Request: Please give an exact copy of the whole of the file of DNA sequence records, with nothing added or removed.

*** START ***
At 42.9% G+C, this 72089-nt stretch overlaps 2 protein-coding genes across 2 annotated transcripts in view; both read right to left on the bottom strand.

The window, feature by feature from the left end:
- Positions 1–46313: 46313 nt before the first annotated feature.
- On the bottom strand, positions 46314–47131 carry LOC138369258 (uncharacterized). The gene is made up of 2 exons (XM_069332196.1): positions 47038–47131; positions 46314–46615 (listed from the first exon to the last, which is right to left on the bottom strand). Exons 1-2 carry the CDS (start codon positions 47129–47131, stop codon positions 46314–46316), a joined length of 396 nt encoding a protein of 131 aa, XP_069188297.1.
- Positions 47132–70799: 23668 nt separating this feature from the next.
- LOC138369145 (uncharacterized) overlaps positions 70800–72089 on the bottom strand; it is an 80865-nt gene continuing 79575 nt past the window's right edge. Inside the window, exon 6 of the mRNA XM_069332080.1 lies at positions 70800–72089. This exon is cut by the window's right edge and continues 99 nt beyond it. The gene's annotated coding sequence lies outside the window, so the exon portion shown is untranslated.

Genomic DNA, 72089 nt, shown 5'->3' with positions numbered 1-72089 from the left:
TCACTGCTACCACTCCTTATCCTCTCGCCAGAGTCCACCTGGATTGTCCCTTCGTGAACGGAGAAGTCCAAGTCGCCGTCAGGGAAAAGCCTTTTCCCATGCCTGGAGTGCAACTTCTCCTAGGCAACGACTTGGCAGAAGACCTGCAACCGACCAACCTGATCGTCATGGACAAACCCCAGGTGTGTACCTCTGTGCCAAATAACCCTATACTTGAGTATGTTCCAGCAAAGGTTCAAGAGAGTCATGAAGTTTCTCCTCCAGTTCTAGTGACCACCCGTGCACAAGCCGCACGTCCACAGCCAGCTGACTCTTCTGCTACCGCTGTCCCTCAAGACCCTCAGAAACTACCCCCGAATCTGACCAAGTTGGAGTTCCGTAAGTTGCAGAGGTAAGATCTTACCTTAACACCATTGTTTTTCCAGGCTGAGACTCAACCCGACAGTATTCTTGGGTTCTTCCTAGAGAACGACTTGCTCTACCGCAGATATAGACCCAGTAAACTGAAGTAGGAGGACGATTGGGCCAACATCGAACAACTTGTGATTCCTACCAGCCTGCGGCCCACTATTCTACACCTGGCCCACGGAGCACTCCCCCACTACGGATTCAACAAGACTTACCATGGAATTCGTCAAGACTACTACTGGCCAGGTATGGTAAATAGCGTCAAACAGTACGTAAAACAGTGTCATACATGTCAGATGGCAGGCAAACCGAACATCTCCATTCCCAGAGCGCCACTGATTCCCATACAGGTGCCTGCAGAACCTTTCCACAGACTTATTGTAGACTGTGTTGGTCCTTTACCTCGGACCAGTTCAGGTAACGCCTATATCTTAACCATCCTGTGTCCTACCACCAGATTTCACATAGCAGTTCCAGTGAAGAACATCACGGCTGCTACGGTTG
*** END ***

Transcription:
At 42.9% G+C, this 72089-nt stretch overlaps 2 protein-coding genes across 2 annotated transcripts in view; both read right to left on the bottom strand.

The window, feature by feature from the left end:
- Positions 1–46313: 46313 nt before the first annotated feature.
- On the bottom strand, positions 46314–47131 carry LOC138369258 (uncharacterized). The gene is made up of 2 exons (XM_069332196.1): positions 47038–47131; positions 46314–46615 (listed from the first exon to the last, which is right to left on the bottom strand). Exons 1-2 carry the CDS (start codon positions 47129–47131, stop codon positions 46314–46316), a joined length of 396 nt encoding a protein of 131 aa, XP_069188297.1.
- Positions 47132–70799: 23668 nt separating this feature from the next.
- LOC138369145 (uncharacterized) overlaps positions 70800–72089 on the bottom strand; it is an 80865-nt gene continuing 79575 nt past the window's right edge. Inside the window, exon 6 of the mRNA XM_069332080.1 lies at positions 70800–72089. This exon is cut by the window's right edge and continues 99 nt beyond it. The gene's annotated coding sequence lies outside the window, so the exon portion shown is untranslated.

Genomic DNA, 72089 nt, shown 5'->3' with positions numbered 1-72089 from the left:
TCACTGCTACCACTCCTTATCCTCTCGCCAGAGTCCACCTGGATTGTCCCTTCGTGAACGGAGAAGTCCAAGTCGCCGTCAGGGAAAAGCCTTTTCCCATGCCTGGAGTGCAACTTCTCCTAGGCAACGACTTGGCAGAAGACCTGCAACCGACCAACCTGATCGTCATGGACAAACCCCAGGTGTGTACCTCTGTGCCAAATAACCCTATACTTGAGTATGTTCCAGCAAAGGTTCAAGAGAGTCATGAAGTTTCTCCTCCAGTTCTAGTGACCACCCGTGCACAAGCCGCACGTCCACAGCCAGCTGACTCTTCTGCTACCGCTGTCCCTCAAGACCCTCAGAAACTACCCCCGAATCTGACCAAGTTGGAGTTCCGTAAGTTGCAGAGGTAAGATCTTACCTTAACACCATTGTTTTTCCAGGCTGAGACTCAACCCGACAGTATTCTTGGGTTCTTCCTAGAGAACGACTTGCTCTACCGCAGATATAGACCCAGTAAACTGAAGTAGGAGGACGATTGGGCCAACATCGAACAACTTGTGATTCCTACCAGCCTGCGGCCCACTATTCTACACCTGGCCCACGGAGCACTCCCCCACTACGGATTCAACAAGACTTACCATGGAATTCGTCAAGACTACTACTGGCCAGGTATGGTAAATAGCGTCAAACAGTACGTAAAACAGTGTCATACATGTCAGATGGCAGGCAAACCGAACATCTCCATTCCCAGAGCGCCACTGATTCCCATACAGGTGCCTGCAGAACCTTTCCACAGACTTATTGTAGACTGTGTTGGTCCTTTACCTCGGACCAGTTCAGGTAACGCCTATATCTTAACCATCCTGTGTCCTACCACCAGATTTCACATAGCAGTTCCAGTGAAGAACATCACGGCTGCTACGGTTG